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John Reitman

By John Reitman

Colbert Hills program helps prepare interns for next career step


Colbert Hills Superintendent of the Week Logan Waite talks with turf team member Shannon Parr. Photo courtesy of Matthew Gourlay

What began as a way to help prepare interns at Colbert Hills for the next step in their careers has become a longstanding family tradition.

The Superintendent of the Week program at Colbert Hills in Manhattan, Kansas gives interns a head start on their careers by making them the boss for all agronomic and labor decisions for seven days. The program, started years ago by David Gourlay, continues today under his son Matthew. 

"I wanted to make the internship the best," David Gourlay said. "After doing an internship at Colbert Hills, the student would be ready either to have the confidence to get an assistants position straight out of university, or find out that the profession was not for them."

Gourlay was general manager at Colbert Hills for 14 years, and not much has changed since he implemented the Superintendent of the Week program.

"They get to run the crew and make the decisions on what we are going to accomplish at the facility for that week. That includes budgets and invoicing," Matthew Gourlay said. 

"My role, my responsibility is to help build their confidence so they know what it is like to be a golf course superintendent. My ultimate goal is to show them everything that the superintendent does during the week."

Former Colbert Hills intern Brennan Acree, now the assistant at Lawrence Country Club in Kansas, went through the Superintendent of the Week program in 2019 under Matthew Gourlay, and said the experience was invaluable.

"I learned more there than anywhere else," Acree said. "I wouldn't be where I am today with him.

"He threw me into everything. He knew what I needed to know. He went above and beyond and pushed me to my limits."

Andrew Harty is a current Colbert Hills intern and recently wore the mantle of Superintendent of the Week. It was supposed to be a topdressing week during Harty's tenure, but the weather did not allow for that.

I learned more there than anywhere else. I wouldn't be where I am today with him. . . . He threw me into everything. He knew what I needed to know. He went above and beyond and pushed me to my limits.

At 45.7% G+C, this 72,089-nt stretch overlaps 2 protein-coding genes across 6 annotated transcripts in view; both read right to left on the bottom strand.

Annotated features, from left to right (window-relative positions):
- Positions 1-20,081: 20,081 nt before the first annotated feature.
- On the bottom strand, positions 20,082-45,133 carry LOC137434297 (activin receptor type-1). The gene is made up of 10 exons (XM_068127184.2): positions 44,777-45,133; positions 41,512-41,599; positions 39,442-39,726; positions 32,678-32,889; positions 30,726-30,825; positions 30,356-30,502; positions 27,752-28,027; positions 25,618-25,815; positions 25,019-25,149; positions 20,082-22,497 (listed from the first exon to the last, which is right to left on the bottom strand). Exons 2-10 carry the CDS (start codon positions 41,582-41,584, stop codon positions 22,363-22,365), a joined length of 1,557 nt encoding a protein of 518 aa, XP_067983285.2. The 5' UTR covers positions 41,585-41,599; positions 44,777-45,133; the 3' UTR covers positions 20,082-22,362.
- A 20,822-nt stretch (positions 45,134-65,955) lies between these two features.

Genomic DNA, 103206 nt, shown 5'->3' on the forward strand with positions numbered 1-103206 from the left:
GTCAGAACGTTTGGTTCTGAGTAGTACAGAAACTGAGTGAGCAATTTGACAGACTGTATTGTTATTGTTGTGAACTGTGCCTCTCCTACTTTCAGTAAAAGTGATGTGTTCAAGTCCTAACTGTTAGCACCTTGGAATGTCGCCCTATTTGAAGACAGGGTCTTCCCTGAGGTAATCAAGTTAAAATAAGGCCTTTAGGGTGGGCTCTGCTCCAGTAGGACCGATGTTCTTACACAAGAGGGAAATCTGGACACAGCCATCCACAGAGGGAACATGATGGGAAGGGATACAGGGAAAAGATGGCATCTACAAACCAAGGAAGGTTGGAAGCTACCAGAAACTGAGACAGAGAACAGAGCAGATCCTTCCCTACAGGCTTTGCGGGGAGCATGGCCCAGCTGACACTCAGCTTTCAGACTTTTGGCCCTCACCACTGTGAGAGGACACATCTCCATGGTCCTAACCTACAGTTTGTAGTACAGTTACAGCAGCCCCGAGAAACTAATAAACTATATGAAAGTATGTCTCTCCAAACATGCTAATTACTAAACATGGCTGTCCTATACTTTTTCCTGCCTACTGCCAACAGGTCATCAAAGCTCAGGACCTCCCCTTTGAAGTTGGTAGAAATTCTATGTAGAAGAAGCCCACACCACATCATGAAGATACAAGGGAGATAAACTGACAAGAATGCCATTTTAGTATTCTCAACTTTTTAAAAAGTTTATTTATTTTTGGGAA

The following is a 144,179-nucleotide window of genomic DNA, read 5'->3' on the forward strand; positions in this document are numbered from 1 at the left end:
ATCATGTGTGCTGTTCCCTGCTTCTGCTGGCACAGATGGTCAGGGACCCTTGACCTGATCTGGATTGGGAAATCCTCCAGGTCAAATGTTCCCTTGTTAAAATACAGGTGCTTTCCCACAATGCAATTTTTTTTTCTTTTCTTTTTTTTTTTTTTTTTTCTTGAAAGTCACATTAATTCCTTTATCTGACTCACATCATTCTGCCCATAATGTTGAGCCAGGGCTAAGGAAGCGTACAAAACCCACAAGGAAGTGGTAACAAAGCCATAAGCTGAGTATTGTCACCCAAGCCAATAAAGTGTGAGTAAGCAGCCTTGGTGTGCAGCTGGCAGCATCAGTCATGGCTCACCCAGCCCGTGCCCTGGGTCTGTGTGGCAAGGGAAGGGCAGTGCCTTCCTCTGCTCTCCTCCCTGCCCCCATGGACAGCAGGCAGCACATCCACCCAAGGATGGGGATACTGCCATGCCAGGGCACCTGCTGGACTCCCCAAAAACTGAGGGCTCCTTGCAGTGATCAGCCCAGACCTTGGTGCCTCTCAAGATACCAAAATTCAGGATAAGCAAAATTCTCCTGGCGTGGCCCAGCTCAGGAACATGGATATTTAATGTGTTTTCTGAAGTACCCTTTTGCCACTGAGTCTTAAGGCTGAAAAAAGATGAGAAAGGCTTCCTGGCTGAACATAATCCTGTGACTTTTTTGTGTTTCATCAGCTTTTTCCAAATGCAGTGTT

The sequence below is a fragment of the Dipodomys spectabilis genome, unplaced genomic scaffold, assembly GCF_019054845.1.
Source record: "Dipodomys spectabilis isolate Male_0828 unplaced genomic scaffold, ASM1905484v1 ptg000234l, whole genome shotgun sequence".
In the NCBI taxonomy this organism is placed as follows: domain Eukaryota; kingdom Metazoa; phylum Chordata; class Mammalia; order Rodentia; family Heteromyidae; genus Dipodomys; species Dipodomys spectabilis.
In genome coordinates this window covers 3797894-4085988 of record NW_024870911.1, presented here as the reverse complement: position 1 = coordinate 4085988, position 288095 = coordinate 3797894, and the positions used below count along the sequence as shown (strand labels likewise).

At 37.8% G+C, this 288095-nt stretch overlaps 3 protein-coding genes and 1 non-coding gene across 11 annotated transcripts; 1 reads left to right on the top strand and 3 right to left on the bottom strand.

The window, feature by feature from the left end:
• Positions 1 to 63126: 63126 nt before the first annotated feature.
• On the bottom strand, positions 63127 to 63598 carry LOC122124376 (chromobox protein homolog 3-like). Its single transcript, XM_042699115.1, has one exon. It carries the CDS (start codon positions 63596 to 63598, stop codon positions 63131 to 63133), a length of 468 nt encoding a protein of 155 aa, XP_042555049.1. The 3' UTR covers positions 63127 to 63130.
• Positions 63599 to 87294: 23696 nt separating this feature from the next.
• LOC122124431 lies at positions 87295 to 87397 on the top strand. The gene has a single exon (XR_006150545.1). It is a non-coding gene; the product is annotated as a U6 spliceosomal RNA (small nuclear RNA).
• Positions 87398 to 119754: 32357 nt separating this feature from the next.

"It was definitely an interesting week," Harty said. "It rained almost every day, and we still had three tournaments and some other events.

"Making decisions on your own forces you to figure things out. It was a good experience. I had to really think about what we were trying to achieve on a daily basis. I'm glad he does it."

Gourlay says the experience can be daunting for those who do not know what to expect.

"The staff reports directly to that person for that week," he said. "Their phones go off constantly.

"My role is to make sure they don't make mistakes that are detrimental to the operation, but a small mistake here and there is part of learning."

Today, Gourlay likes to give interns the controls for a week early in their internship, because he believes it helps build a better team throughout the golf season.

"I try to do it toward the beginning of the internship. I believe in throwing them into the fire early," he said. "I believe they become bette team members when they see all the thing a superintendent sees: the political side, if someone calls in sick, how it affects the entire organization throughout the day when someone is late.

"It helps build future leaders. At the end of the day, I want anyone I work with to succeed. This is a way to show them what it is like to be a superintendent. Sometimes it doesn't work out, and they realize it isn't for them. I had one kid who realized fairly early that this wasn't for him. I helped him move on to what he thought he wanted to do next. At the end of the day, I care about what is best for them."

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